If it bothers you that much, STOP GOING THERE! There’s worse things to get your panties bunched up for. Chillax!


Comment by vodka tonic.

Sweetie Pie needs to get some real problems in life.


Comment by Cait.

When it comes to “ma’am,” you’re not allowed to call me that unless you’re over 50 or from south of the Mason-Dixon line. Sweetie, honey, and darling are reserved for church ladies with blue hair and plastic rain bonnets or family. I was called babe by a 19 year old waitress the other night and feel I would have been justified in punching her in the nose.

Louise Reply:

What would you like retail staff/anyone who serves you ANYWHERE that doesn’t know you personally to call you then without being rude? We don’t know your name, and on occasion need to get your attention, yet you seem to have cut out any form of polite names for a complete stranger to call you.

Cait Reply:

To get my attention a simple excuse me works. If there is a need to address me by a title, my obvious lack of wedding ring indicates that Miss is appropriate. Although I don’t like to think of myself as a relic (even though I am a whopping 31!), I think the whole issue of what to call customers is a generational (and definitely regional) thing. I was brought up understanding that the title “ma’am” is earned with age or rank. I’m personally just not ok with a complete stranger addressing me with a term of endearment such as sweetie or honey.


Comment by Marinka.

I have to stand up for those who don’t like being called “hon” or “sweetie” because I detest it.

I find it condescending and annoying and it doesn’t help that it’s mostly women who are called that.

And I don’t take comfort in that it’s preferable to being called a curse word. Since when is that the standard in customer service?


Comment by Cate8.

So disappointed by this…. I thought the young lady was hitting on this old broad… dang


Comment by Deb.

Gosh – let it go! Life is too short to get upset by someone trying to be nice. I would much rather have someone call me sweetie or hon and be pleasant that someone rude that hardly looks at you. I’m in the south and everyone calls everyone sweetie and hon. Professional? Probably not. But worth getting all worked up over? nooooo.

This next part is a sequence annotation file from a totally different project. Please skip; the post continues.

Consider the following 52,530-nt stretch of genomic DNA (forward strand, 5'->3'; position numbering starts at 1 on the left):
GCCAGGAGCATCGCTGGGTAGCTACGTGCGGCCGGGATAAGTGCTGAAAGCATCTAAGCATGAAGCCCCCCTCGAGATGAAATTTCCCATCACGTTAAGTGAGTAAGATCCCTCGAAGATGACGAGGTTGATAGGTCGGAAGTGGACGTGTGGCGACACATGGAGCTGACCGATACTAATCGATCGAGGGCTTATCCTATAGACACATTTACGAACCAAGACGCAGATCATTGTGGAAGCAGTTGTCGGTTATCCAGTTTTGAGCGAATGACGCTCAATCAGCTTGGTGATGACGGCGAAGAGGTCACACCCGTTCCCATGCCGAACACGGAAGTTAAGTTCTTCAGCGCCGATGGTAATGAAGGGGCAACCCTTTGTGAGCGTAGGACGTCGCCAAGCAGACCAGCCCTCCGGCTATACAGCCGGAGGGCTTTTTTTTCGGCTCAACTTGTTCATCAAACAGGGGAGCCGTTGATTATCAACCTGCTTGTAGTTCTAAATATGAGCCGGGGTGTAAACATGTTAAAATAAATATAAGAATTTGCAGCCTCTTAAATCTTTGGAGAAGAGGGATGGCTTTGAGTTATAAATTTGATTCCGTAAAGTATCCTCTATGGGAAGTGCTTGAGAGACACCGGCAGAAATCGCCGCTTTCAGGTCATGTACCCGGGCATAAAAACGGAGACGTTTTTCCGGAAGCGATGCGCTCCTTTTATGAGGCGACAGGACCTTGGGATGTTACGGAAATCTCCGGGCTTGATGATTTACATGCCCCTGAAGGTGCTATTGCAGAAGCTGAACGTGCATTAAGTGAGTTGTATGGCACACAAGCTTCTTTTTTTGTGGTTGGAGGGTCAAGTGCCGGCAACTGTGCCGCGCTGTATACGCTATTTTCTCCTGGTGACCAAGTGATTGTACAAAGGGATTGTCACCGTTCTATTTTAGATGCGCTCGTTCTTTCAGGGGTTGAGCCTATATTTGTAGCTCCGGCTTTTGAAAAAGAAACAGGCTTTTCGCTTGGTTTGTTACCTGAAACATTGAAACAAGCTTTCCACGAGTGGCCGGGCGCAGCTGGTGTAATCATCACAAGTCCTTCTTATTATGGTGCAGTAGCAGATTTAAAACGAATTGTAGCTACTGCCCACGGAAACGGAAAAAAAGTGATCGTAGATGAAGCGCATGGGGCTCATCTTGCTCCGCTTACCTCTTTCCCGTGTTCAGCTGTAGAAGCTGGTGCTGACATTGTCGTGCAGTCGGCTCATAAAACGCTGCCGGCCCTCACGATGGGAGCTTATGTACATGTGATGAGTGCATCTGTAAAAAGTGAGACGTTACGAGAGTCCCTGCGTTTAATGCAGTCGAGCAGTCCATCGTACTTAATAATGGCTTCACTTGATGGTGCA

Comment by MJ.

I am 67 and detest an 18 year old calling me hun or sweetie. It is condescending and sounds like she is addressing a little old lady in a nursing home who has dementia. I once had to chastise a receptionist because she kept call the female VP of Warner Bros. dear. If you want my attention say excuse me. Call me Madam or even lady but for God Sake don’t talk down to me.


Comment by Nicole.

Uggghhhh… this again? You know what? I have had it up to HERE with women who get annoyed by this. Why, why, WHY?
I am with the group that wonders, isn’t it better than being called bitch, asshole, shit head or shrew? I happen to use ma’am and sir with everyone (including to the 17 year old girl who rang up my groceries tonight) but I’m certainly not bothered by someone calling me sweetie, dear, or darlin’. In fact, the only time it bothers me is when I know someone is using it condescendingly, not in an attempt to be kind or nice. Get over yourself!


Comment by He's Not Your Goof! | The Mouthy Housewives.

[…] Personally, I’m not a fan of labels. Although they definitely save a lot of time. Goof, geek, nerd, techy: most of us use these words and even those who don’t, get an instant descriptive image.  But what the labels leave out, and what as mothers we may object to when they’re applied to our babies, are all the other qualities that our children have that go unrecognized. Because our children, like all people, are more than a series of labels. […]


Comment by Nikki.

I just turned 26, and even I hate being called “Hun” or “Sweety” by people who are my age or younger. If I was 30 or older I think it would annoy me even more.


Comment by Allison.

Calling someone dear, sweetie, hon, etc. is rude and disrespectful, I don’t care how old you are. I always say that my name is not dear (or whatever) loudly and firmly. At my daughter’s wedding reception, the caterer addressed me as “sweetie” and my ex-husband as “sir.” I let it slide only because it was the kids’ special day and I didn’t want any sort of unpleasantness. Even worse is when my 84 year old father is addressed as “honey”, etc. by his caregivers. I tell them his name is Mr. Smith.